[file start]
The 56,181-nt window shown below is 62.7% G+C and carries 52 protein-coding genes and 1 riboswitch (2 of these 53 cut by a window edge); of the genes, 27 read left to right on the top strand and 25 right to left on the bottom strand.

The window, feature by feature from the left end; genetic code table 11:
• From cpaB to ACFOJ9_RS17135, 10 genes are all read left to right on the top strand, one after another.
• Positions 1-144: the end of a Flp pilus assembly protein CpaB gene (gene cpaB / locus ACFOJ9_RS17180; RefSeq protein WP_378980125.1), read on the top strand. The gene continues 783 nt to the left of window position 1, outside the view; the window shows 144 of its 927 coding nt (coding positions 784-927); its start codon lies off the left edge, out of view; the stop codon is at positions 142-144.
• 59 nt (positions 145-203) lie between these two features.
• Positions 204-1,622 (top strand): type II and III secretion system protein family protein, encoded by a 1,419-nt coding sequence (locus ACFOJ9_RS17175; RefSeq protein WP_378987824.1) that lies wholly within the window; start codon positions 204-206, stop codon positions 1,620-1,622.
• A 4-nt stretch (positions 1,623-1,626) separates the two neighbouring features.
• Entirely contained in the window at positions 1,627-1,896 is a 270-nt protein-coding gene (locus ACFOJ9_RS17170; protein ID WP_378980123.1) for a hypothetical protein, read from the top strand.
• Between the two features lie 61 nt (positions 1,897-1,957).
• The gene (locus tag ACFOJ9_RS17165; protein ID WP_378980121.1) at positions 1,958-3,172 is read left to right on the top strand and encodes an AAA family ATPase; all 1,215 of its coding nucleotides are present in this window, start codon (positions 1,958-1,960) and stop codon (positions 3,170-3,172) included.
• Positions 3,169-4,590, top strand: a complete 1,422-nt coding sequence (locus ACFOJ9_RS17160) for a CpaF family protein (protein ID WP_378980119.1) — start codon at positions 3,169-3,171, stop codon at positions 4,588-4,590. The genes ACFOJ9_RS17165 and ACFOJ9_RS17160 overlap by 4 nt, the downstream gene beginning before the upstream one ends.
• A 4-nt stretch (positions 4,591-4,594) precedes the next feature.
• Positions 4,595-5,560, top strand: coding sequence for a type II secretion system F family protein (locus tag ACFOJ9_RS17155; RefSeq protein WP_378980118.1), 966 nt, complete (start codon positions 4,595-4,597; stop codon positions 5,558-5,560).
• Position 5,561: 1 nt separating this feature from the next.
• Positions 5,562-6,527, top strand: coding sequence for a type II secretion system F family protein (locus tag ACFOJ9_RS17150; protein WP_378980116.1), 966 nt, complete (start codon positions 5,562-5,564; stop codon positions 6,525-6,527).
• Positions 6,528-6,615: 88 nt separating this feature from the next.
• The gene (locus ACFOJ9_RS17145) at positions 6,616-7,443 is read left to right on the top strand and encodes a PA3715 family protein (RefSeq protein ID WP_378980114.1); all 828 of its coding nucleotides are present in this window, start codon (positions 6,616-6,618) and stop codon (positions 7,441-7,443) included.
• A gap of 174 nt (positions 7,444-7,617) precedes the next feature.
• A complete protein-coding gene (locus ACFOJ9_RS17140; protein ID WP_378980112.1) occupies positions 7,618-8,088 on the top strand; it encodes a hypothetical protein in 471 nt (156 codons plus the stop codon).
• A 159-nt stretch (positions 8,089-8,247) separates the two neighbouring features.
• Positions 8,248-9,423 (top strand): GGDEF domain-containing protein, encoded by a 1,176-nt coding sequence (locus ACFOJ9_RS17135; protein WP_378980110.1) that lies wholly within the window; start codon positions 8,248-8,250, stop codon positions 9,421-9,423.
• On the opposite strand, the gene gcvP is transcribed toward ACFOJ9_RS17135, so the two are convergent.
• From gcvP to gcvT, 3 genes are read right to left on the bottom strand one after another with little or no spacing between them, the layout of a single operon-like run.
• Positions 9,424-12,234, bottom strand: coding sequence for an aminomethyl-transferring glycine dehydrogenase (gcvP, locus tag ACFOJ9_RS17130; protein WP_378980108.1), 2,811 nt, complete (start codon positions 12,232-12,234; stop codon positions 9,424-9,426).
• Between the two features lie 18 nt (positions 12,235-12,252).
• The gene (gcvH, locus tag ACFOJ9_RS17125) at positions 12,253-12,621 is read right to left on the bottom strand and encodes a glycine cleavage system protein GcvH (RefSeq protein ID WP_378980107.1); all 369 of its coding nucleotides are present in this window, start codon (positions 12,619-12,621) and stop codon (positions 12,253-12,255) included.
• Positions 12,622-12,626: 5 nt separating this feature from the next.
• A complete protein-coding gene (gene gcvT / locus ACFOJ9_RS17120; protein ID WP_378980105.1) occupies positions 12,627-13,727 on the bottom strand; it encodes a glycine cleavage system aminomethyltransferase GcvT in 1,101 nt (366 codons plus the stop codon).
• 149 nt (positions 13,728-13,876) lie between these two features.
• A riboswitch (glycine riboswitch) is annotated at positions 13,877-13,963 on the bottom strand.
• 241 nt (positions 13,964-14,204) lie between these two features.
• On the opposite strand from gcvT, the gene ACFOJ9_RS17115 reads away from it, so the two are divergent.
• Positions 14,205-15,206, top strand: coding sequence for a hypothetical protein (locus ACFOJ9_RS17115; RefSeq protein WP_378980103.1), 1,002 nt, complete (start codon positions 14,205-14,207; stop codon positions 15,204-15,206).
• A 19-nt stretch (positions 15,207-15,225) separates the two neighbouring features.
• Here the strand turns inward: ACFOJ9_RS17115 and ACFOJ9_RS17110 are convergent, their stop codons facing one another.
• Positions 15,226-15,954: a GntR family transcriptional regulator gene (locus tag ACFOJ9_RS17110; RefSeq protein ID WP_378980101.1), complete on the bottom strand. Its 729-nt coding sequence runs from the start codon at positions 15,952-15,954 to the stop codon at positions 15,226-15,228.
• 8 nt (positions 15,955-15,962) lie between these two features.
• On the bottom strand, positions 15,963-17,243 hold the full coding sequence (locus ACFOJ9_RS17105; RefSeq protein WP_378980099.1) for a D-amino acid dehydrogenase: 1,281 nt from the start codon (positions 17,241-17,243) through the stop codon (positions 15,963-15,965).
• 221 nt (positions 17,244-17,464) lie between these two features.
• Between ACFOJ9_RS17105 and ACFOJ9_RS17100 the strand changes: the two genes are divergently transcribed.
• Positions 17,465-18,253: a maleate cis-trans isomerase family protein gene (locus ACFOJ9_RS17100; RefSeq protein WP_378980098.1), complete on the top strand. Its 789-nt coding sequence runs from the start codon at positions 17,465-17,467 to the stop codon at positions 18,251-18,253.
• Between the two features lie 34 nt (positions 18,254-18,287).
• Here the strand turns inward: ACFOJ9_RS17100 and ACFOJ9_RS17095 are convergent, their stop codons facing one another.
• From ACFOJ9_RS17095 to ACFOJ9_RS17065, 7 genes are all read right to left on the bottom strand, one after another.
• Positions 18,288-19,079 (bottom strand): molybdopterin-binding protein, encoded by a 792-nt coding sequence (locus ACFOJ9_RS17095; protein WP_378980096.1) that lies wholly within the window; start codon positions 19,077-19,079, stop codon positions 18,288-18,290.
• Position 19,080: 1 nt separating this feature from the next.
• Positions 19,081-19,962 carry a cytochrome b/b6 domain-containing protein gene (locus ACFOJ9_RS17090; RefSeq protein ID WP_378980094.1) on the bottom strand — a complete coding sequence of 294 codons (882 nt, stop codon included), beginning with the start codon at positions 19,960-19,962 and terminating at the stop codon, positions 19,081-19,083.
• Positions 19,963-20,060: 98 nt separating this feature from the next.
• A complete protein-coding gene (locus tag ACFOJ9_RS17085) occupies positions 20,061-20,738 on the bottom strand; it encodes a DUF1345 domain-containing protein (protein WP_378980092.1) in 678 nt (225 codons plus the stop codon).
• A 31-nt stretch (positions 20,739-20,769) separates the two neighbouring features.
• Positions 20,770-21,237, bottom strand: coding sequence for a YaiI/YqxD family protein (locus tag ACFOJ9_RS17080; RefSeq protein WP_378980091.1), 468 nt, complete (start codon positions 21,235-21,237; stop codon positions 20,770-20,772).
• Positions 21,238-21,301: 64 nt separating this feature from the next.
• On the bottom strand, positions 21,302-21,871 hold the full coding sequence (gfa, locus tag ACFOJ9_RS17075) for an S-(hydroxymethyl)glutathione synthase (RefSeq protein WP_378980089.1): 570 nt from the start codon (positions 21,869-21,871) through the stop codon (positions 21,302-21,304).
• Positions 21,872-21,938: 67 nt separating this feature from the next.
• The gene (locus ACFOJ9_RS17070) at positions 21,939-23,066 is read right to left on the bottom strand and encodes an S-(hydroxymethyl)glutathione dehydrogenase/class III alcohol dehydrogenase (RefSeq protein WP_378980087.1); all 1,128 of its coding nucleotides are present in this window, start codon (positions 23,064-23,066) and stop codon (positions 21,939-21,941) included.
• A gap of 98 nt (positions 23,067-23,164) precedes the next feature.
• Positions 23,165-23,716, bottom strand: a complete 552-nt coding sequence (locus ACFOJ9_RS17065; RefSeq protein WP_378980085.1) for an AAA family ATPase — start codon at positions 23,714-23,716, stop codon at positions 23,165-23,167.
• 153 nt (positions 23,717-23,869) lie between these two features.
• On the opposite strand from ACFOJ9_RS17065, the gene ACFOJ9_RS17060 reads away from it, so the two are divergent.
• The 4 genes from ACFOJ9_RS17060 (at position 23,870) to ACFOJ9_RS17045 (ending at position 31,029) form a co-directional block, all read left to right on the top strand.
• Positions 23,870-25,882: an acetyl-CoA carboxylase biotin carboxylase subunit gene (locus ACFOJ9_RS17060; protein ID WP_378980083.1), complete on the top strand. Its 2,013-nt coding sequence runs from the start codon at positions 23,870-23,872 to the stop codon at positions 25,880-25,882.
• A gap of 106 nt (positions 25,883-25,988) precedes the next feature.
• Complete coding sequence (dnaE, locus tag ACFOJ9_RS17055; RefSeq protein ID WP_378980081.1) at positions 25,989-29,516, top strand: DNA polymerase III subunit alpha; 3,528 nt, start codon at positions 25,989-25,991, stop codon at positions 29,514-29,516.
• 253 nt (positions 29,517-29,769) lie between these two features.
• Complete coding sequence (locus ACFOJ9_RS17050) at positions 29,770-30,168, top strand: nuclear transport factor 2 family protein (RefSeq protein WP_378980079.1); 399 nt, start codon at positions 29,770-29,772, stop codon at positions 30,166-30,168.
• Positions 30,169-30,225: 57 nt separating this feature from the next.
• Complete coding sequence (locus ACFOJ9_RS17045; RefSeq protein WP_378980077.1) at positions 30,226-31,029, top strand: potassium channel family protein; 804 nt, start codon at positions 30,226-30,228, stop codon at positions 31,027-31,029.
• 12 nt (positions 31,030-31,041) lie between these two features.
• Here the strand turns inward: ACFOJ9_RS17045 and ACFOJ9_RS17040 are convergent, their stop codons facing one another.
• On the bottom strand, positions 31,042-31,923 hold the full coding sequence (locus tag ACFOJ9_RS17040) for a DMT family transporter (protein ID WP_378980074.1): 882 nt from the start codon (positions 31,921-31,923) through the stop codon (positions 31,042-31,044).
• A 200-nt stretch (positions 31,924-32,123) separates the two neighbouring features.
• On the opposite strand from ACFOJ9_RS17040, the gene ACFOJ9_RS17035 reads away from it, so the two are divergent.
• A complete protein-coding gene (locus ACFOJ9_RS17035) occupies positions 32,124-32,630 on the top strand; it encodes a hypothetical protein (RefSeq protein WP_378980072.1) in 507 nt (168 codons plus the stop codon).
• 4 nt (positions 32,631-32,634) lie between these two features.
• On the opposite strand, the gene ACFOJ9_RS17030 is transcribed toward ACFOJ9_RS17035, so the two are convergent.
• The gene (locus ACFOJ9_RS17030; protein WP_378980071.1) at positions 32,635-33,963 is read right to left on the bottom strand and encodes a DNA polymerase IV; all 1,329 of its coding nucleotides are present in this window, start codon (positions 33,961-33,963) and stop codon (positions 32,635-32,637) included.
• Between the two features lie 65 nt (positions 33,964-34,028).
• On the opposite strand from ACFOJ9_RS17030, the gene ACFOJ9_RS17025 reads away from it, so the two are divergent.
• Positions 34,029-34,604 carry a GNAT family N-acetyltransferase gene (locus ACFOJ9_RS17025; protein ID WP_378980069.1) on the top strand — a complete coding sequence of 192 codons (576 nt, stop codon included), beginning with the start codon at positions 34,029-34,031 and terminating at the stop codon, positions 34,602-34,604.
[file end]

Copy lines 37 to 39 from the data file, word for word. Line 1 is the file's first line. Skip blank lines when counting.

• 8 nt (positions 15,955-15,962) lie between these two features.
• On the bottom strand, positions 15,963-17,243 hold the full coding sequence (locus ACFOJ9_RS17105; RefSeq protein WP_378980099.1) for a D-amino acid dehydrogenase: 1,281 nt from the start codon (positions 17,241-17,243) through the stop codon (positions 15,963-15,965).
• 221 nt (positions 17,244-17,464) lie between these two features.